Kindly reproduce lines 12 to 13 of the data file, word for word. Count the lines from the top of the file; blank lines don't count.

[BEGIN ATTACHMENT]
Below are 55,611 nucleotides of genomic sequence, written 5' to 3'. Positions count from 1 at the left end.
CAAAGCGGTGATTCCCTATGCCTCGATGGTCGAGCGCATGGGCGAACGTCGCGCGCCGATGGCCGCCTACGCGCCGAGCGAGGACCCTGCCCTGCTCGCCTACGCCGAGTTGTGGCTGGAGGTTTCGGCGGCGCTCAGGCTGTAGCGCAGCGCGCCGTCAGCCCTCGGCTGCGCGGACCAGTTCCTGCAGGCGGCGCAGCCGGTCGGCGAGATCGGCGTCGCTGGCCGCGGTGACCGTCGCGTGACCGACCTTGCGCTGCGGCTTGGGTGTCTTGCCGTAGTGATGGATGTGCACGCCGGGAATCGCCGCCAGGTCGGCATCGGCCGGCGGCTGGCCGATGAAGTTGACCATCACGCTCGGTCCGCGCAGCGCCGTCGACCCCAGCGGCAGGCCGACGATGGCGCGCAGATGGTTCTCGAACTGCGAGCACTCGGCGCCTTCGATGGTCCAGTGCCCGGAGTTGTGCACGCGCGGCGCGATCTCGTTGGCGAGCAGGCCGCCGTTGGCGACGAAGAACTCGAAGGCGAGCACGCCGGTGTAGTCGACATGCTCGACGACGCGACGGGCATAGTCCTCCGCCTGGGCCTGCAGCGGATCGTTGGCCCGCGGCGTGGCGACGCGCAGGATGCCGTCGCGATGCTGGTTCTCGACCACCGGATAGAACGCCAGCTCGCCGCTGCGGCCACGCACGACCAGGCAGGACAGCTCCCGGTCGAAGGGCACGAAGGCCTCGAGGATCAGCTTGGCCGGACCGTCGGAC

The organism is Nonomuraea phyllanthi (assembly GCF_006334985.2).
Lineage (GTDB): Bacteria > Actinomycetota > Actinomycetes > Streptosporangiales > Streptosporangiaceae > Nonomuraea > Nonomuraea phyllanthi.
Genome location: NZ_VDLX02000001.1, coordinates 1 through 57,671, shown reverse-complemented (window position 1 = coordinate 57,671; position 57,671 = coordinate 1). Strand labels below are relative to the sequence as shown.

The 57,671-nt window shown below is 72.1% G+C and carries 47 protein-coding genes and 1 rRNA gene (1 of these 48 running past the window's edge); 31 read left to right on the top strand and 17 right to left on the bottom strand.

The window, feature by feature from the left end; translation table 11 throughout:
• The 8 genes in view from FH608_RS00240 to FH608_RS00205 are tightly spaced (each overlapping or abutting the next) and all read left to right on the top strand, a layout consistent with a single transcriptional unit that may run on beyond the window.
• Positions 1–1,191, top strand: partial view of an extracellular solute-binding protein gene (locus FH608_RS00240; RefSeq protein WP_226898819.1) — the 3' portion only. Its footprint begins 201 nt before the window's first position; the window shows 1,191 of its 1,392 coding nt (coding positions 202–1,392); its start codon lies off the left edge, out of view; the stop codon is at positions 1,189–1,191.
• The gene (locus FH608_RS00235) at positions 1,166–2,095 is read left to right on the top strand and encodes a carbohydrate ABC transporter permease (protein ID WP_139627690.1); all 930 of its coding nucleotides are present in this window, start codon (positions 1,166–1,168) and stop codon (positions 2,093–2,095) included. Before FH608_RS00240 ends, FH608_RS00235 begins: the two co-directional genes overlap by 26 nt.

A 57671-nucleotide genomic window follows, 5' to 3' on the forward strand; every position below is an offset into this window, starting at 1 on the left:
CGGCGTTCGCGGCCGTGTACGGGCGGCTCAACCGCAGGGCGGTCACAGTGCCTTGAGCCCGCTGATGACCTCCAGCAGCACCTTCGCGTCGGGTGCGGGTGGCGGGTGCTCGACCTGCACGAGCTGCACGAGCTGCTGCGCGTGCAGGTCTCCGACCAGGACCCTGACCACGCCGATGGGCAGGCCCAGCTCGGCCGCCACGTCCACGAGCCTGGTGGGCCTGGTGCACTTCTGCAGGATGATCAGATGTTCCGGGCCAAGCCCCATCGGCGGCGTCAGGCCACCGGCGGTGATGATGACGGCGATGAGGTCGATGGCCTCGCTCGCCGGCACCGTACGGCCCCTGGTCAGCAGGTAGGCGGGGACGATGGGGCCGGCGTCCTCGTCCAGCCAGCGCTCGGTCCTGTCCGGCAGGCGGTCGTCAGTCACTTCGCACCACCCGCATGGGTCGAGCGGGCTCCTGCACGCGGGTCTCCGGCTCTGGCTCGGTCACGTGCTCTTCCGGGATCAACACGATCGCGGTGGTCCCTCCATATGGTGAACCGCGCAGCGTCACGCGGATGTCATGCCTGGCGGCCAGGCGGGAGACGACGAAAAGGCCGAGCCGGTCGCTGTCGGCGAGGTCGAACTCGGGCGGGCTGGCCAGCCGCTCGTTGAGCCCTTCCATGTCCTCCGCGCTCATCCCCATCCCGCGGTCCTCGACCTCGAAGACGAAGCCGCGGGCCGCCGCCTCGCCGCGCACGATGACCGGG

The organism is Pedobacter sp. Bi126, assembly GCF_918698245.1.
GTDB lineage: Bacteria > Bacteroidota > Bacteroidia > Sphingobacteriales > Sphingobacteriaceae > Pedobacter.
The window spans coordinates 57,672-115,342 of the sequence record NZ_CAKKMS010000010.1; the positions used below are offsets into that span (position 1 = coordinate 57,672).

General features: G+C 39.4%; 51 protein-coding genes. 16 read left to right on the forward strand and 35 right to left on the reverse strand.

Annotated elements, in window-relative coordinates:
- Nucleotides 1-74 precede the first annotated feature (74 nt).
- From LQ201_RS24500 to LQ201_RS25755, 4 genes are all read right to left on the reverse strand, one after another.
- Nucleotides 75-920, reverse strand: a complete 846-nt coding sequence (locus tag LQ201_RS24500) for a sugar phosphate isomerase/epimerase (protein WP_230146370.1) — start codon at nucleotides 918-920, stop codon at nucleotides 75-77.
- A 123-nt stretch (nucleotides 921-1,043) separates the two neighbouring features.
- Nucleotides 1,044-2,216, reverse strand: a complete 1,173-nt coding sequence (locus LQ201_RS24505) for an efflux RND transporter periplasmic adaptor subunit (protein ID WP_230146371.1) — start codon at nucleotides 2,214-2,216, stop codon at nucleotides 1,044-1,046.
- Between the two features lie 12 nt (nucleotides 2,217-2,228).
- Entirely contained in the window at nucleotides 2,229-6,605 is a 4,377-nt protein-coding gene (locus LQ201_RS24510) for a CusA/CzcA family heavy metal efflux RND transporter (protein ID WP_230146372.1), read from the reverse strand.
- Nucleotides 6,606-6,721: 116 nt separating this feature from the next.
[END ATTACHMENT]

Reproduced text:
CGGCGTTCGCGGCCGTGTACGGGCGGCTCAACCGCAGGGCGGTCACAGTGCCTTGAGCCCGCTGATGACCTCCAGCAGCACCTTCGCGTCGGGTGCGGGTGGCGGGTGCTCGACCTGCACGAGCTGCACGAGCTGCTGCGCGTGCAGGTCTCCGACCAGGACCCTGACCACGCCGATGGGCAGGCCCAGCTCGGCCGCCACGTCCACGAGCCTGGTGGGCCTGGTGCACTTCTGCAGGATGATCAGATGTTCCGGGCCAAGCCCCATCGGCGGCGTCAGGCCACCGGCGGTGATGATGACGGCGATGAGGTCGATGGCCTCGCTCGCCGGCACCGTACGGCCCCTGGTCAGCAGGTAGGCGGGGACGATGGGGCCGGCGTCCTCGTCCAGCCAGCGCTCGGTCCTGTCCGGCAGGCGGTCGTCAGTCACTTCGCACCACCCGCATGGGTCGAGCGGGCTCCTGCACGCGGGTCTCCGGCTCTGGCTCGGTCACGTGCTCTTCCGGGATCAACACGATCGCGGTGGTCCCTCCATATGGTGAACCGCGCAGCGTCACGCGGATGTCATGCCTGGCGGCCAGGCGGGAGACGACGAAAAGGCCGAGCCGGTCGCTGTCGGCGAGGTCGAACTCGGGCGGGCTGGCCAGCCGCTCGTTGAGCCCTTCCATGTCCTCCGCGCTCATCCCCATCCCGCGGTCCTCGACCTCGAAGACGAAGCCGCGGGCCGCCGCCTCGCCGCGCACGATGACCGGG

The organism is Pedobacter sp. Bi126, assembly GCF_918698245.1.